Wednesday, September 28, 2022

Fish farmers grapple with sustainability challenge

Aquaculture, which is also known as fish farming is the fastest growing food production industry globally, according to the United Nations Food and Agriculture Organisation (FAO). Research suggests that 30 million tonnes of fish will be consumed globally by 2030, and capture fisheries alone cannot meet the demand, thus the need for rapid aquaculture expansion. However, sub-Saharan Africa has limited quantities of aquaculture production to meet the demand for fish.

In Botswana, despite being practiced at both commercial and subsistence level Fish farming is on the downward spiral. This is according to the Minister of Agriculture, Fidelis Molao who also shared with Parliament that there are currently 10 fish farms that are operational ranging from backyard to commercial scale. The farms in question are located at the following places, Kasane, Leshibitse, Gabane, Gaborone (phase 4), Francistown, Kumakwane, Sebina, Gantsi, Chadibe near Francistown.

Molao said the performance of these farms is dwindling due to a number of challenges such as lack of funding, high input cost, lack of locally produced inputs such as fish feeds.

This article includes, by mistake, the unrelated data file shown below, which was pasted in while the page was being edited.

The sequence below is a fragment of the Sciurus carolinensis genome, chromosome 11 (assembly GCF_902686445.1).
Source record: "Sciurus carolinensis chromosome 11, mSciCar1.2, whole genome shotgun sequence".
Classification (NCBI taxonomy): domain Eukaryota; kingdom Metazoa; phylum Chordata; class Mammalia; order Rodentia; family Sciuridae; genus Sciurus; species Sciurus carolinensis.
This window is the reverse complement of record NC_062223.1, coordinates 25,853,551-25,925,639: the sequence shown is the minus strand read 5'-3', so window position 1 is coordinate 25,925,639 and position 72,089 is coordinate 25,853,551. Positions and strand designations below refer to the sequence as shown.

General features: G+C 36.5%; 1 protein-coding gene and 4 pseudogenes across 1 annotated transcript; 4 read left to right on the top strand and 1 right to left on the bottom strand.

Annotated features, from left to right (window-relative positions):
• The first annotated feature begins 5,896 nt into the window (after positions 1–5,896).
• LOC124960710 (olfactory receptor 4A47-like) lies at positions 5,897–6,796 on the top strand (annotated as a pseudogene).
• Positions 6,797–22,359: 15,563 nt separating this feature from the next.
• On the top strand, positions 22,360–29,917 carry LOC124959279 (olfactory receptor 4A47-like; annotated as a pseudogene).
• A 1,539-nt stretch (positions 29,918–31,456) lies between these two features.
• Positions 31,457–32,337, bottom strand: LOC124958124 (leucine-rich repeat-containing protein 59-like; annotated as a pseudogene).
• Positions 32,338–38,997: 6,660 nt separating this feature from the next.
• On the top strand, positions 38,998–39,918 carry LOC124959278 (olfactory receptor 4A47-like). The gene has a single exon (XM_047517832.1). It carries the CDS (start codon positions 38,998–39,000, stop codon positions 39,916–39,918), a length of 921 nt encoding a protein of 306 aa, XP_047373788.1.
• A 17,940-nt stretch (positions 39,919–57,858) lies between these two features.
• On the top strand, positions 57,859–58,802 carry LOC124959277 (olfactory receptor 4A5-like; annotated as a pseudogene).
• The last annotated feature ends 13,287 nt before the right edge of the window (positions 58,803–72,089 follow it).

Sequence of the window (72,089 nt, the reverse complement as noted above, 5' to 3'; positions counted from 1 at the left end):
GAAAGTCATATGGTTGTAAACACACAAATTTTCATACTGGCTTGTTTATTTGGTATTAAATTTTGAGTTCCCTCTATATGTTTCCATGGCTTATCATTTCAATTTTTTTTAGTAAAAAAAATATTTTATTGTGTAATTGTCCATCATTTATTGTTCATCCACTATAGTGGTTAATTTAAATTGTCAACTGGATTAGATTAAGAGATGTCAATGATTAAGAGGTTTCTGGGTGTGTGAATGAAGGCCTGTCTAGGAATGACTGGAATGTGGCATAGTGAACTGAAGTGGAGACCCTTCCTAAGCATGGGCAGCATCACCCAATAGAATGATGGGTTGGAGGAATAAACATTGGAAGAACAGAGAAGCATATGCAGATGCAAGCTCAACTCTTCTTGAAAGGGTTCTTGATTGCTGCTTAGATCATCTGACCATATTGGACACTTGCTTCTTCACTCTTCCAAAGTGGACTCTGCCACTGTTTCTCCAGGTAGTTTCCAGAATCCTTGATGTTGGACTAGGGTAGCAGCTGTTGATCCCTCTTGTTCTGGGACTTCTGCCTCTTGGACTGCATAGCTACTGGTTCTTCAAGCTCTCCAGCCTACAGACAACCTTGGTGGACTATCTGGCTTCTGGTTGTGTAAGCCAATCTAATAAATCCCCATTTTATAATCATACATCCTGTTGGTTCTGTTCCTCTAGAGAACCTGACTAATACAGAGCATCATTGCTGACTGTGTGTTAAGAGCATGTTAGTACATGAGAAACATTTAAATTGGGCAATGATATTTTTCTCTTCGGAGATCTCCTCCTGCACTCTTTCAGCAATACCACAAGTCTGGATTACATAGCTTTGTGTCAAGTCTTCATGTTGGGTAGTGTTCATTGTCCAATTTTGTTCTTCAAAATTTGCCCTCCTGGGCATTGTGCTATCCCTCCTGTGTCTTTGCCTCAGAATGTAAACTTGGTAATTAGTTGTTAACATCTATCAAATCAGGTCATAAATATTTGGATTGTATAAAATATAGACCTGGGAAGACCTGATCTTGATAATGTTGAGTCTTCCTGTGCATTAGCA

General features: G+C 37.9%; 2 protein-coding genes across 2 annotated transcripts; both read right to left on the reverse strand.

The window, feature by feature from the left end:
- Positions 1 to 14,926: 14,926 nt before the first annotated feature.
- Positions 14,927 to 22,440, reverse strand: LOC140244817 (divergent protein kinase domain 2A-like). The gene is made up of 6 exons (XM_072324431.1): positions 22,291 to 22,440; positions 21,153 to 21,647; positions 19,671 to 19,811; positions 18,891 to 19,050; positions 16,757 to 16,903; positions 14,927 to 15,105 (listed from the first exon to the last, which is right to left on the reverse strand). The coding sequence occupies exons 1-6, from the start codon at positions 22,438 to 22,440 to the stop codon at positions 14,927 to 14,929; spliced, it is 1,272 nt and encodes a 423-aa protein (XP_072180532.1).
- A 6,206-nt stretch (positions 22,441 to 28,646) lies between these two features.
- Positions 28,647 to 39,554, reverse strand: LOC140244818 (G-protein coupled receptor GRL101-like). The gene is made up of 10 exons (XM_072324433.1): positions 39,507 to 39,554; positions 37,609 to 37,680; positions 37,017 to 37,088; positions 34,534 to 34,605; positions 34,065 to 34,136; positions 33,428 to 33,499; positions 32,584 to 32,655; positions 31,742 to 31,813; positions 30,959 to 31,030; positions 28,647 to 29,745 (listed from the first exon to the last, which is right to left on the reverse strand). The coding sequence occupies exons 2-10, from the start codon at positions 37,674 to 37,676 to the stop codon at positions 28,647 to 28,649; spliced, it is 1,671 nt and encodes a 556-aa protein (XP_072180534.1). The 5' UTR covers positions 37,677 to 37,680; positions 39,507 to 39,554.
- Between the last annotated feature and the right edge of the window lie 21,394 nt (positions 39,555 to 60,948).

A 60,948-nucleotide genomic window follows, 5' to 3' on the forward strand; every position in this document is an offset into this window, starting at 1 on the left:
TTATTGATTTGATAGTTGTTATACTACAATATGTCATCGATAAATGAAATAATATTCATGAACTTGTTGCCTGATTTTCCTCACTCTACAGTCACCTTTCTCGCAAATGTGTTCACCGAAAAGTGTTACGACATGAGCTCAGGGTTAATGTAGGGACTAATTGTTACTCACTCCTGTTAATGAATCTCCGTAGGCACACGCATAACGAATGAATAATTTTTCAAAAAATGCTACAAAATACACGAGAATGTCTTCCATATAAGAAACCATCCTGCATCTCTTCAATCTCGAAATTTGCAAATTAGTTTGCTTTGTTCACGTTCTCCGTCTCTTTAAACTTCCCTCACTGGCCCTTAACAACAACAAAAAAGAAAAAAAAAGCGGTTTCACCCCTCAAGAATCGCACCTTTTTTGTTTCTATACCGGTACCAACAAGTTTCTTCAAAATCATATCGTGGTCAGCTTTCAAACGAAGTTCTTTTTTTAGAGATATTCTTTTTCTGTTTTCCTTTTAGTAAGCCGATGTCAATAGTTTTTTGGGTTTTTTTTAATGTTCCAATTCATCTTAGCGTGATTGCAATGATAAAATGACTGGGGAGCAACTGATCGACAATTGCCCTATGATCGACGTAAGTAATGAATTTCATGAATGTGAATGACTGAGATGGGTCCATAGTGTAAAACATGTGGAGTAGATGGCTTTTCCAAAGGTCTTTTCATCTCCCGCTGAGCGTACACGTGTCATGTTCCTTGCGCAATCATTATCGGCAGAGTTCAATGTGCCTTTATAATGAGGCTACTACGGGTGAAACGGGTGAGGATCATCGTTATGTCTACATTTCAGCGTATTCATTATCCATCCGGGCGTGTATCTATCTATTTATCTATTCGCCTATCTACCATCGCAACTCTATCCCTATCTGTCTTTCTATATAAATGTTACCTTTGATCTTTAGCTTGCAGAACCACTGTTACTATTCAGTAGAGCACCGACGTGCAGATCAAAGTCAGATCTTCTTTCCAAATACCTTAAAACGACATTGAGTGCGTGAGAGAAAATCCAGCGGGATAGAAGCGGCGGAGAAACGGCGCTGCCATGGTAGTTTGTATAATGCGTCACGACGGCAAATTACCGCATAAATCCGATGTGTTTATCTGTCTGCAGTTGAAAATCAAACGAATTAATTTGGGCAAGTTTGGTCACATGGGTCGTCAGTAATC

Other factors affecting sustainability includes limited technical know-how, lack of subsidies especially for inputs and starter packs and so forth.

While the Ministry of Agriculture is responsible for fish farming in Botswana however the mandate for inland fisheries lies with the Ministry of Environment and Tourism. The Aquaculture function was transferred from the then Ministry of Environment and Tourism to MoA in 2017. MoA promotes development of fish farming through technical advice, training demonstrations and provision of fingerlings while the Ministry of Environment and Tourism is concerned with of fish and natural water bodies.

Molao said currently the Government facilitates establishment of fish farms by providing fish farming advice to fish farmers through extension service, training and supply of fingerlings that are produced at the Government hatchery in Mmadinare. Currently Mmadinare hatchery has a brood stock and we cannot breed because the hatchery is not functional.

“The fish farming technology is dependent on the farming system that is chosen by a farmer. The Government can only advice as to what is appropriate or not. The final decision of technology uptake is borne by the farmer,” Molao said.

Meanwhile a tender for the rehabilitation of the fish hatchery has been awarded and breeding will commence upon completion of the rehabilitation.”

The hatchery comes at a time when research show that global fish production from capture fisheries is declining while fish production from fish farming is on the increase. The Ministry of Agriculture has in the past revealed that Botswana imports nearly 3000 tons of fish per annum while the local fish farm production is approximately 100 tons. In a bid to grow aquaculture the government says it is on the verge of establishing a mini hatchery in Shakawe village in the north western part of the country. The aim is to improve the indigenous species genetically.

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